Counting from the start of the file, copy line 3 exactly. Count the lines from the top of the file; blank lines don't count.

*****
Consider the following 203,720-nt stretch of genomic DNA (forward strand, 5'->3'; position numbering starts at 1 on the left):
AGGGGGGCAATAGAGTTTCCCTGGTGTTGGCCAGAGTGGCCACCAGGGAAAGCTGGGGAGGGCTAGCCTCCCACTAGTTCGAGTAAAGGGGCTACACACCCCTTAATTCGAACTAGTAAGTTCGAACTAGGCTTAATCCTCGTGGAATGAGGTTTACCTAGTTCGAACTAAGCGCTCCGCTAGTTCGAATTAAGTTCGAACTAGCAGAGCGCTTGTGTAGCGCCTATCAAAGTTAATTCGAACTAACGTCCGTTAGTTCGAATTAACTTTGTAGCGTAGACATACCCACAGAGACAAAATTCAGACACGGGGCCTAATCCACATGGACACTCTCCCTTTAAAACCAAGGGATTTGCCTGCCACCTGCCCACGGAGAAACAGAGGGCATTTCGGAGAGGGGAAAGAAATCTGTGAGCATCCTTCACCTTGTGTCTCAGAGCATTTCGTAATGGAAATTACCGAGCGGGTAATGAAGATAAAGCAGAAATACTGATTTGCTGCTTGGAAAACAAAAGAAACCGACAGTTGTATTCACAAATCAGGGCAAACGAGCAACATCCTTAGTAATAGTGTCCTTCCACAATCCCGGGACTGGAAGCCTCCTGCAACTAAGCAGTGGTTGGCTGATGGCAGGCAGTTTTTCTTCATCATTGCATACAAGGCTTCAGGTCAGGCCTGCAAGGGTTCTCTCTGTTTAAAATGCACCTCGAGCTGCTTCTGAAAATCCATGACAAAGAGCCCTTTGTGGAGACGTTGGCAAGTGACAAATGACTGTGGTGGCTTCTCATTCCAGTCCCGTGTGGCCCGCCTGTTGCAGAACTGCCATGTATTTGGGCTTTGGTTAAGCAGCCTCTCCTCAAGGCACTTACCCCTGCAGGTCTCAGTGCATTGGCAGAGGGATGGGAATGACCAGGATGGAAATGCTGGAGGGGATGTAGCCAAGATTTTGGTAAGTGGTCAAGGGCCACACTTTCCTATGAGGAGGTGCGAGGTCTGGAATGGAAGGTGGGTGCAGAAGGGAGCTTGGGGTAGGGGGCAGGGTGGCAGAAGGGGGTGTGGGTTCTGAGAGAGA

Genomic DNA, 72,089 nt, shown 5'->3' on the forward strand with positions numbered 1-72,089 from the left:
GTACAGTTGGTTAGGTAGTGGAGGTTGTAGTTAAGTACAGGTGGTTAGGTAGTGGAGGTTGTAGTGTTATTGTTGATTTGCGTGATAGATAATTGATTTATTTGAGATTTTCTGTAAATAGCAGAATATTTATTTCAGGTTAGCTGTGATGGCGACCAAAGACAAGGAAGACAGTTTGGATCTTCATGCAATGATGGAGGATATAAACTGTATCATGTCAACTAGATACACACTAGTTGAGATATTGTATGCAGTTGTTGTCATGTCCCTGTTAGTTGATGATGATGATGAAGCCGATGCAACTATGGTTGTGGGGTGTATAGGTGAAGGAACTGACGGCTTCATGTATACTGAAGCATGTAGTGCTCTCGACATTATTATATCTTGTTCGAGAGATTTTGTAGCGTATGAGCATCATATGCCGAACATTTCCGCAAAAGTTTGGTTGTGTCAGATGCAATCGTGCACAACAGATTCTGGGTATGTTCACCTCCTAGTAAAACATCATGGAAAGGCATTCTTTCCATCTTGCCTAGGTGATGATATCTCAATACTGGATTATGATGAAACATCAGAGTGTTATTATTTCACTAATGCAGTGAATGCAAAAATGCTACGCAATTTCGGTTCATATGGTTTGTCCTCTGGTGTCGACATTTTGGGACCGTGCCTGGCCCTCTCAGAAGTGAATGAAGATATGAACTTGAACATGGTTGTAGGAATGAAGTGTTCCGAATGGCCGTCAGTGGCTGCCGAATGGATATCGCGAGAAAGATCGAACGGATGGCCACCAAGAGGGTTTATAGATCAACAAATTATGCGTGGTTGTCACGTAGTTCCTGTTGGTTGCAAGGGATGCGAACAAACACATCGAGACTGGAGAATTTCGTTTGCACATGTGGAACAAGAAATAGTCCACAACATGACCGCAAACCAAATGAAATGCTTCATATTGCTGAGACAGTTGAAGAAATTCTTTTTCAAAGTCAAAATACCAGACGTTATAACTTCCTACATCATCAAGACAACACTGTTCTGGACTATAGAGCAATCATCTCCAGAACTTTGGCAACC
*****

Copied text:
Genomic DNA, 72,089 nt, shown 5'->3' on the forward strand with positions numbered 1-72,089 from the left: